Rick Grapenthin was a Linn Grove, Iowa native who was signed by the Expos as a free agent after a college career at both Mesa Community College and Indiana State University. Grapenthin (pronounced Grap-En-TEEN) earned professional notice following a summer pitching for Storm Lake in the Northwest Iowa League where at one point he was striking out more than two batters per inning, including a 25 strikeout game. “Dave Potratz, a radio announcer at Spencer (High School), suggested I attend an Expos tryout at Mankato, Minn.,” said Grapenthin. “It was run by Jim Fanning, a former Iowan, and Bob Gebhard. I threw pretty well and they were impressed. They offered me a contract and sent me to Jamestown, N.Y… I was terrible at first. But they made me a relief pitcher and things got a little better.”
Grapenthin had a great 1982 season in A San Jose and AAA Wichita, earning a spring training invitation the following spring. He was among the last players sent down to the minors, but within days he was recalled by the Expos due to an injury to Woodie Fryman. He sat on the bench for nearly three weeks before he finally got to pitch in a major league game. In his debut, he entered a game after Scott Sanderson was removed with a foot injury and allowed four runs on four hits (two homers – Bob Horner and Chris Chambliss) and earned the loss against the Braves. Back to the minors he went – but he got two more chances in 1984 and 1985. He signed with San Diego in 1986 and spent a season in AAA, then spent two more seasons with Louisville in the St. Louis chain. After a short stint with two AL teams (NY, DET) in 1989, he called it a career.
Felipe Alou, who managed Grapenthin in the minors for Montreal, said that the Iowa native had a solid fastball, but no dependable breaking pitch. “Grapenthin has a major league arm,” said Alou. “He’s got a good fastball but needs to work on the breaking pitch. He has one of the best arms we have in terms of strength.” Later, he added a fork ball to go with a fastball and slider.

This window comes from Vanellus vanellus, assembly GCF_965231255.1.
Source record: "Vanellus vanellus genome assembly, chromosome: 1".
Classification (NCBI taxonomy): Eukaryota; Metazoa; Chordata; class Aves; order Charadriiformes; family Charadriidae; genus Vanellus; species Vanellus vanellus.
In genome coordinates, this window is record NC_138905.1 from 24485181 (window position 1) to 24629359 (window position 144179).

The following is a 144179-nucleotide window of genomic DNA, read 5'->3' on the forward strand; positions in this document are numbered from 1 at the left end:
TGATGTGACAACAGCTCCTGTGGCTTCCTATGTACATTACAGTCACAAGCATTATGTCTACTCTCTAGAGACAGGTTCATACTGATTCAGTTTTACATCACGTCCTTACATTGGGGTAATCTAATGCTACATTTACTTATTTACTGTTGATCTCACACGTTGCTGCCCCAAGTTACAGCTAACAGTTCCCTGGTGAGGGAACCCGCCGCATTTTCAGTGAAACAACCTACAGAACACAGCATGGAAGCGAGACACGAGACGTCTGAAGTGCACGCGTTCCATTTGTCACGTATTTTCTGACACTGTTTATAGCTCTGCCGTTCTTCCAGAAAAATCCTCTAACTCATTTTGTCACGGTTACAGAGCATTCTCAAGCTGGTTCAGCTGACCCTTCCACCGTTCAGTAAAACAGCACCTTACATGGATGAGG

Grapenthin won one game in relief, made one emergency start (losing to the Cubs on a Keith Moreland grand slam) in 1984, and had three career losses. As a reliever, he garnered two saves in his 18 relief appearances. He tallied a 6.35 ERA in 34 innings. As a hitter, he had two hits in seven at bats, and even scored a run.
Richard Ray Grapenthin was born 16 April 1958 in Linn Grove, IA. Right before spring training in 1985, he married Lucinda (Cindy) Carol Taylor – like Grapenthin, a graduate of Indiana State University. After calling his baseball playing career overn he spent time as an assistant coach at Clemson. Grapenthin went back to college, getting a Masters from the Kellogg School of Management at NU, and then working in marketing management for a number of sports equipment and sporting goods companies. He currently serves as the CEO of BoneChip Enterprises.
Hersom, Terry. “NWI League flash”, Sioux City Journal, 28 June 1980, Page 9.
“Grapenthin whiffs 25 as Storm Lake wins”, Sioux City Journal, 29 June 1980, Page D2.
“Raines Triples His Payment, Helps Expos Defeat Cubs, 4-3.”, Palm Beach Post, 15 April 1983, Page D1.
“Behanna Has Braves Believing, 5 -2”, Los Angeles Times, 04 May 1983, Page III-6.
Grett, Wayne. “Thank Heaven for tryout camps”, Des Moines Register, 07 June 1983, Pages S1, S2.
Rogers, Kim. “Grapenthin seeks baseball bliss”, Indianapolis News, 14 February 1985, Page 31.